Man convicted of defrauding Pittsburgh-area investors wants acquittal or new trial
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A Florida man convicted in August of defrauding 13 Pittsburgh-area investors, including a judge and a retired judge, says his conviction was unfair and that he should be acquitted or granted a new trial.
But federal prosecutors say Alfredo Sararo III is clearly guilty, received a fair trial and doesn't deserve a new one.
A Florida jury convicted Mr. Sararo, a former Monroeville tennis champion and Allegheny County probation officer, on tax and wire fraud counts in connection with a complex set of real estate transactions on the Gulf Coast.
Prosecutors in Pittsburgh said Mr. Sararo duped investors, including retired Common Pleas Judge Robert Horgos, Senior Judge Gerard Bigley and several local doctors and lawyers, of $3.3 million.
Brendan Conway, a federal prosecutor in Pittsburgh who represented the government in the four-week trial in U.S. District Court in Ft. Myers, said Mr. Sararo concocted a series of schemes to embezzle money from Judge Horgos's bank account, bought real estate at lower prices than he disclosed to his investors, pocketing the difference, and improperly transferred real estate to himself.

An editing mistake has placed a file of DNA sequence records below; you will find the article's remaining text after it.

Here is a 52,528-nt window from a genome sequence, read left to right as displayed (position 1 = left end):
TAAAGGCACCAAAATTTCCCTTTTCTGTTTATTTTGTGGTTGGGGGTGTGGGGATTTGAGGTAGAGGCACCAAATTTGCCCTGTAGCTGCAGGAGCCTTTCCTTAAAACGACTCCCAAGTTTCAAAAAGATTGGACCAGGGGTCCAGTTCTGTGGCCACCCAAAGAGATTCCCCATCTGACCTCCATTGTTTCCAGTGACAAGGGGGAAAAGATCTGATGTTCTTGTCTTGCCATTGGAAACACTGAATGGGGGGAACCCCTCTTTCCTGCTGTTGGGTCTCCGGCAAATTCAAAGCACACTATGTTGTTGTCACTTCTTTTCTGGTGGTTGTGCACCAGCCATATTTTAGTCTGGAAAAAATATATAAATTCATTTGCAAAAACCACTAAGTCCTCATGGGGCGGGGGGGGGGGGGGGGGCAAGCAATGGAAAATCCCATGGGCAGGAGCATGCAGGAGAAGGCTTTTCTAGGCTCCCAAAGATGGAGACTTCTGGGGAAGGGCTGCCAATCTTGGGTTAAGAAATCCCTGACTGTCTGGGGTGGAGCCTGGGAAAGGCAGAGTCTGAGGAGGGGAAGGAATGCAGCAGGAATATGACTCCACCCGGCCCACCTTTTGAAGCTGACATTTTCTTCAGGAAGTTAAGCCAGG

He was also convicted of filing false tax returns.
In motions filed this week, Mr. Sararo said his trial was unfair but provided few details. He filed a motion for acquittal and a motion for a new trial.
In a response Thursday, Mr. Conway said he shouldn't get either.
"In short," he wrote, "the defendant received a fair trial. The government, over a four-week period, presented overwhelming testimonial and documentary evidence of the defendant's guilt. There is simply no basis for the court to grant the defendant's motion for a new trial."
Mr. Horgos and Mr. Sararo were longtime friends and former business partners, but their relationship soured as a result of the land deals.
Mr. Horgos, of Sewickley Hills, ran into personal financial problems because of his dealings with Mr. Sararo. He testified for the prosecution under a grant of immunity.
Mr. Sararo was found guilty of nine counts. The jury found him not guilty of one count, and a final count was dismissed before the case went to the jury.
U.S. District Court Judge John E. Steele is scheduled to sentence Mr. Sararo on Nov. 26.
Mr. Sararo is free on bond.
First Published October 12, 2012 11:53 am